New Executive Chef Marco Fossati, a self-described ‘crazy Italian’ has big plans for the Four Seasons
“I went on Tuscany vacation. I don’t know if you’ve saw “Chefs Table,” season six, there is Dario Cecchini, the butcher,” Chef Marco Fossati animatedly said.
He was explaining three new menu items at Remedy bar at the Four Seasons in Vail. At a recent tasting in the bar, Steven Teaver, the Four Seasons’ director of beverage, offered tequila pairings for each of Fossati’s dishes.
Fossati borrowed a recipe from master butcher Cecchini, whose Chianti butter was featured in season 6, episode 2 of the Emmy-nominated cinematic Netflix docuseries featuring world-renowned chefs. The butter doesn’t contain Chianti wine, but is actually is made from pork back fat. It’s so named because it comes from that region of Tuscany, where the wine style is also from.
“Yeah, I stole it, step by step, everything,” he joked.
He mixes the lard with vinegar and salt – an old-world preservation method – and flavors it with rosemary and garlic, spreads it over grilled sourdough and invites guests to top it with prosciutto.
“That is not from Parma, it’s from Tuscany,” he said, pointing at the meat. It was only natural to keep regional foods together.
Other new menu items will include Spanish octopus served with pineapple, diced chorizo, lime-squid ink aioli and topped with grilled scallion, as well as a summery stone fruit salad with endive and pickled red onion, topped with a healthy mound of burrata cheese and an olive oil drizzle. Remedy’s menu, which is surely familiar to locals frequenting the hotel for apres ski, will be completely different in the near future.
Fossati recently assumed the role of Executive Chef at the Four Seasons in Vail. Since starting about a month ago, Fossati’s efforts to elevate the menu at both Flame restaurant and Remedy bar – and Remedy’s soon-to-be completed new kitchen – have illuminated his passions: using food for creativity and for connecting with people.
Fossati learned to cook from a young age from his mother and his Grandmother Teresa. Born and raised in the Italian Riviera, half of his family is Piemontese in the north. Growing up, he wanted to be a heart surgeon, but his father recognized how much his son loved to cook before he himself did. So, his father enrolled him in culinary school.
“It was love,” he put it simply.
Schooling appeared to be crucial; Fossati remembers the first dish he ever made, a plate of spaghetti, with about 3 times as much olive oil as tomato. His father took one look at it and said, “man, I love you so much, but I can’t eat that.”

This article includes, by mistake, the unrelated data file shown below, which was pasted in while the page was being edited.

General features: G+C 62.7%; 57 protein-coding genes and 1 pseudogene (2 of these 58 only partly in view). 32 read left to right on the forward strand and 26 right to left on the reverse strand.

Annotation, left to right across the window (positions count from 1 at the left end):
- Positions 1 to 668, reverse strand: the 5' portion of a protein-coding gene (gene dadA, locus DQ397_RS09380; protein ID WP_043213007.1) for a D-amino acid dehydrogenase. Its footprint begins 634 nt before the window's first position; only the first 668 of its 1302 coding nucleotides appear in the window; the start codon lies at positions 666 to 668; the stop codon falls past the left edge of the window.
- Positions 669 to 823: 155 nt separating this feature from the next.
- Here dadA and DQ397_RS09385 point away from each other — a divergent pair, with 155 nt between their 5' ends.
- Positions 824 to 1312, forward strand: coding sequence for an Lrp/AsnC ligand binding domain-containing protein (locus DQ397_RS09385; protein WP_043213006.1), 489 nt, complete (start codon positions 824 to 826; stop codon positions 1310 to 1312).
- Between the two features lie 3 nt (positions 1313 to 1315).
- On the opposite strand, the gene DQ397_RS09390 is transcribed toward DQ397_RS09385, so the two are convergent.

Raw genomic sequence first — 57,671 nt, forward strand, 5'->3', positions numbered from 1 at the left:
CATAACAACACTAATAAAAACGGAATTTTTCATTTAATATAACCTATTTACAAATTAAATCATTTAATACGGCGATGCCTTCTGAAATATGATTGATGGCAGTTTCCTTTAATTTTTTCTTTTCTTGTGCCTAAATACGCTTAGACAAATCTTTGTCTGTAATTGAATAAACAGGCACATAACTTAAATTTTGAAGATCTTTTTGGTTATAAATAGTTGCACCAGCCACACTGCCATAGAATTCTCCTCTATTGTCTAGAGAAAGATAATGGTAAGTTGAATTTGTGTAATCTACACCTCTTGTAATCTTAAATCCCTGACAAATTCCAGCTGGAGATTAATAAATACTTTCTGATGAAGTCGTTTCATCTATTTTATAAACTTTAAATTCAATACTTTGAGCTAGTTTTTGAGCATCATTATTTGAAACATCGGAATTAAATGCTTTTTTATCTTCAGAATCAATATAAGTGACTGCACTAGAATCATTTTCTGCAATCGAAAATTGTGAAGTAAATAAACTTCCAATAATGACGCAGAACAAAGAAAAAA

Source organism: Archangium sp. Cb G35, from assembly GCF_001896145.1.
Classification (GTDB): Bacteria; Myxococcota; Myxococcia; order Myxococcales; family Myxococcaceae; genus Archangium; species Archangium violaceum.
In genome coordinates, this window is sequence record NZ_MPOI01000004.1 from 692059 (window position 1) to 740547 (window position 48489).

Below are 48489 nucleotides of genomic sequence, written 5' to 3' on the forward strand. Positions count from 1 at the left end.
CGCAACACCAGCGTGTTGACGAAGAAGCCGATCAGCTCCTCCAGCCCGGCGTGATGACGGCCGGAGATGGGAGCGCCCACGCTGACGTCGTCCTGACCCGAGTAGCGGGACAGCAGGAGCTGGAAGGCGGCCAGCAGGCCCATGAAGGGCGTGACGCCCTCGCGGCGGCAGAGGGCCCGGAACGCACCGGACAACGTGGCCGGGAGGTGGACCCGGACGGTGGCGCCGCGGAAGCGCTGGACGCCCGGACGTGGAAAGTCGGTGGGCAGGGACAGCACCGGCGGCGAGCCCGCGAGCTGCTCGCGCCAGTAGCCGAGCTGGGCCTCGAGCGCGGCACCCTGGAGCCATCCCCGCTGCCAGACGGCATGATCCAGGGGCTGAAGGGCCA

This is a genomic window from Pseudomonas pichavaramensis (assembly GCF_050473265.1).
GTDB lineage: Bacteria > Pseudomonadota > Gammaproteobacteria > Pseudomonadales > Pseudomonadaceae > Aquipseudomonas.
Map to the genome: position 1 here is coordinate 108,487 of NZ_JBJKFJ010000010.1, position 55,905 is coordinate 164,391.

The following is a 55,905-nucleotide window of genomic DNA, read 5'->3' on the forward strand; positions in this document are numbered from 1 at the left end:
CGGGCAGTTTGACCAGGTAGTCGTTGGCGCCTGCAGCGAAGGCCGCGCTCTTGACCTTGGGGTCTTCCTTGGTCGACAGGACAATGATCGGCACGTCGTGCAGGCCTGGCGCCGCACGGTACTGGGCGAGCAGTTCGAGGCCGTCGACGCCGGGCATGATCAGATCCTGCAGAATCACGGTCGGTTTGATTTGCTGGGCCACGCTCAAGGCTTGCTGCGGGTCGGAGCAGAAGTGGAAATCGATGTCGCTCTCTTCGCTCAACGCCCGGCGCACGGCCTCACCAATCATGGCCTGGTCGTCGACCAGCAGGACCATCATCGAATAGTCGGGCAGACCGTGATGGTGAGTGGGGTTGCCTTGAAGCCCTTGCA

From there, Fossati established a resume full of positions at Four Seasons. He started at the Four Seasons in Milan, and has worked at locations in Egypt, Hong Kong, Italy and California. His culinary career has also brought him to France, the U.K. and Germany. While working in London, he was part of a kitchen crew that served the engagement party for Prince Charles and Princess Diana in 1981.
As soon as he arrived in Vail, Fossati’s first order of business was updating the house recipes for marinara and pizza dough. He is, after all, a self-described “crazy Italian.”
One of the things he’s most excited about in Vail is the team of chefs he’s working with.
“I love growing people,” he said. “How to cut an onion or butcher a chicken, I can teach you that. But the passion and the creativity, I can’t teach that. But I’m very excited because I have a team that is hungry, which is rare.”
Given the fact that he’s spent more than three decades in the culinary industry, he’s big on learning through experience, and finding success through passion. He hopes to mentor his team through challenges, and provide opportunities to learn and succeed in the kitchen.
Fossati also loves that Vail is an outdoor town. An avid runner, tennis player and biker, Fossati’s looking forward to learning how to ski and jetting down the mountain with his wife and 5-year-old daughter.
“I’m not done. I’m 49 now, and I kind of really like Vail,” he said, knocking on wood.
He hopes he can pass on what he’s learned through food and his career to his daughter.
“It is so amazing and so many mistakes, but I would do it again. I want her to grow up and explore and learn languages – that’s the most beautiful experience you can have,” he said. “It’s not only in culinary, but in every type of job. If there is creativity, if there is passion, everything come easy.”
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